The irony is that while restoration of blood flow is a prerequisite for recovery, sometimes this restoration, if it occurs into already damaged tissue, can paradoxically make things worse and thereby antagonize the benefit that the patient may have otherwise enjoyed, says Michael A. De Georgia, M.D., co-principal investigator and head of the Neurological Intensive Care Program at The Cleveland Clinic Foundation.
De Georgia and colleagues found that inducing moderate hypothermia after a stroke is feasible and safe. Preliminary results of this study, which researchers call COOL AID (COOLing for Acute Ischemic Brain Damage) were presented at the American Stroke Associations 26th International Stroke Conference in February.
Some individuals are severely disabled by strokes partly because they have irreversibly damaged brain tissue by the time they arrive at the hospital. Clot-busting drugs can restore blood flow and limit tissue damage if delivered within three hours of stroke symptom onset. Yet, sometimes restoring blood flow causes more tissue damage known as reperfusion injury. This injury occurs when the rush of restored blood flow causes more insult to already injured tissue. Some experiments have indicated that hypothermia (lowered body temperature) can suppress the release of oxygen free radicals and inflammatory responses known to play a role in reperfusion injury.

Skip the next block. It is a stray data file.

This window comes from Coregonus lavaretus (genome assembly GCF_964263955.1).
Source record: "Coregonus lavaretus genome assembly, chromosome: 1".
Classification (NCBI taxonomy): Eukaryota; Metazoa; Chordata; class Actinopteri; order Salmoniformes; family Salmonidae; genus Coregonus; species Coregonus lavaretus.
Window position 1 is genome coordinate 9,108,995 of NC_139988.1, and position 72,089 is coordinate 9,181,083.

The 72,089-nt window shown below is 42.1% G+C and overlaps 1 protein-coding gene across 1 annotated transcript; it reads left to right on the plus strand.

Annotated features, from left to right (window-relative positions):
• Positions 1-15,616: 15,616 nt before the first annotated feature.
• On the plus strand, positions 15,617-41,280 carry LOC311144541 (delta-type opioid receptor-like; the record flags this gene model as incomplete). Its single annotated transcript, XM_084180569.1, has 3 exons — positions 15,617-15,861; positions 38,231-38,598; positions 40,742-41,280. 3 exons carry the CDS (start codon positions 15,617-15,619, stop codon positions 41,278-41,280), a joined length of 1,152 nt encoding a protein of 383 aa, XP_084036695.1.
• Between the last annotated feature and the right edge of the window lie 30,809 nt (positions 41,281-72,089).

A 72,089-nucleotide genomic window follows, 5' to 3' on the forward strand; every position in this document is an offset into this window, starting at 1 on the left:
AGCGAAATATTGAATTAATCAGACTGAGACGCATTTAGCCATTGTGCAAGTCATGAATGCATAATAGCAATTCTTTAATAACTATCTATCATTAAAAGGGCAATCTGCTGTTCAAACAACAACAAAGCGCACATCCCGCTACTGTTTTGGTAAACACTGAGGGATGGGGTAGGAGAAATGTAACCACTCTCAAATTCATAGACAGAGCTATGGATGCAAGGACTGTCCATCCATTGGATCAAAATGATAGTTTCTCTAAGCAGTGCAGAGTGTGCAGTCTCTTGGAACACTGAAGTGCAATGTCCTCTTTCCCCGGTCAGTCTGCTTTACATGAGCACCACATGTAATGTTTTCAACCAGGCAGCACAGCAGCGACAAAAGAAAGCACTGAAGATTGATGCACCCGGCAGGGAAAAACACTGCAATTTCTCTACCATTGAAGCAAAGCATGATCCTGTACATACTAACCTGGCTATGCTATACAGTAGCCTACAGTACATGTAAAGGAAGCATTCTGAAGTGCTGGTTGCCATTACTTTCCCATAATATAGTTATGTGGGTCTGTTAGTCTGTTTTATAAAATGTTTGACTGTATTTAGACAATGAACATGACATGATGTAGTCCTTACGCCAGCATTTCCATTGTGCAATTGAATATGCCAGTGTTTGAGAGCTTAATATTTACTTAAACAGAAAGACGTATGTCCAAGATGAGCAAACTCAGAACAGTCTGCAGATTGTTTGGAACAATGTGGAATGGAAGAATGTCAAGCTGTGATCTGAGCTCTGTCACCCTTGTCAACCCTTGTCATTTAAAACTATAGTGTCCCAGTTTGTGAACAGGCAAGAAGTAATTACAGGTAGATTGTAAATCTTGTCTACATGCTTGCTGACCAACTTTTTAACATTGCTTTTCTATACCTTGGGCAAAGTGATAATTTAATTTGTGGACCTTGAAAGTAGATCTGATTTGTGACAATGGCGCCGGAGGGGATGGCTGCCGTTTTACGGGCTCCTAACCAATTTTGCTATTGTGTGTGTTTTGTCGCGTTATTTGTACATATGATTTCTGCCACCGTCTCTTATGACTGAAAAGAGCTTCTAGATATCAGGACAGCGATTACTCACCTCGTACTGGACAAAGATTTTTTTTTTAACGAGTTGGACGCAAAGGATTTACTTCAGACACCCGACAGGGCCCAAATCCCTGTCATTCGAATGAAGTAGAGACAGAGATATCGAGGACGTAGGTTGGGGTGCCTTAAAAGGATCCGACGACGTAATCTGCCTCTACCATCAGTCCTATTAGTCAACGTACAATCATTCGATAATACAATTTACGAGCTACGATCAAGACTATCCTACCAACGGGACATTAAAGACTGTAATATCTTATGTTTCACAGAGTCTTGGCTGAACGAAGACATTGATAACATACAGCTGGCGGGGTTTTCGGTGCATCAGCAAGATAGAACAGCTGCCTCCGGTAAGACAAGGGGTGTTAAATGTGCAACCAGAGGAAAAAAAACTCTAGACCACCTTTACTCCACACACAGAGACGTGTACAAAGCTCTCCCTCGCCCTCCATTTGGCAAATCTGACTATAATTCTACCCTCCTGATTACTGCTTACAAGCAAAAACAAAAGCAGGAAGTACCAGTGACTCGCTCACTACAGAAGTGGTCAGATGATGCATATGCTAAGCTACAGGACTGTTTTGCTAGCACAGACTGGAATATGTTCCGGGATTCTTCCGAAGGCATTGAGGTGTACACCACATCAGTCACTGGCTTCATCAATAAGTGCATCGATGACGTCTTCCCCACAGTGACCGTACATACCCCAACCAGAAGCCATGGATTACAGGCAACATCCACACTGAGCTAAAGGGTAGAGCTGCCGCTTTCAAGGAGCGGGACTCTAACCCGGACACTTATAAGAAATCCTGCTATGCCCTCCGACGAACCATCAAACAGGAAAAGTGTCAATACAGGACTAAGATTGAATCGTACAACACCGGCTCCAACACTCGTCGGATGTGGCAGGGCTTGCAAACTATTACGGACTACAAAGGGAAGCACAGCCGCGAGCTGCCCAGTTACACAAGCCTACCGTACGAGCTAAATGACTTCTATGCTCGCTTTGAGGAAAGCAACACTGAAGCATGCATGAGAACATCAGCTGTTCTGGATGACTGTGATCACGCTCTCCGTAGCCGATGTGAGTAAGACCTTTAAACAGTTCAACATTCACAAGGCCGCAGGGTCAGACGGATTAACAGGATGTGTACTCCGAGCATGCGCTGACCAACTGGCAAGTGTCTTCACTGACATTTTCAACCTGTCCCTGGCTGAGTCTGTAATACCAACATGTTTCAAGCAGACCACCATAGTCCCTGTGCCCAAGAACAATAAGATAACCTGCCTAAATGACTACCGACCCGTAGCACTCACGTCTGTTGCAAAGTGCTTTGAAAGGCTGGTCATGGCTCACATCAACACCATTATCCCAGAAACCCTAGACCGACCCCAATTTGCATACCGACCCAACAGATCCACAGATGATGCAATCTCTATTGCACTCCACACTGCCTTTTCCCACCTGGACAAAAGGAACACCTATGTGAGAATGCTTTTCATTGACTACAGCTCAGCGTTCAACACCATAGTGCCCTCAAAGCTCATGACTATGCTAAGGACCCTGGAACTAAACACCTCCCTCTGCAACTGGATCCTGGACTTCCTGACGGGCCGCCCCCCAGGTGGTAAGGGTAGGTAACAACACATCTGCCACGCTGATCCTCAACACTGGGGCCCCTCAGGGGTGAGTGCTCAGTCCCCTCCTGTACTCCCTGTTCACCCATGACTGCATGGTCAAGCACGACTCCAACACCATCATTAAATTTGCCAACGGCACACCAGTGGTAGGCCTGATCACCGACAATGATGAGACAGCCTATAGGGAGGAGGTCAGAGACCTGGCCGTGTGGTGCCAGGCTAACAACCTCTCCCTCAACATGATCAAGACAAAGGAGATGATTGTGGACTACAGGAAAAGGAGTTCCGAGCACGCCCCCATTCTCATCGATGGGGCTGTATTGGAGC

The goal of this pilot study was to provide brain protection to patients at high risk of developing large strokes by combining strategies to restore blood flow with hypothermia. After clot-busting drugs showed little or no improvement, researchers induced s
Contact: Carole Bullock
American Heart Association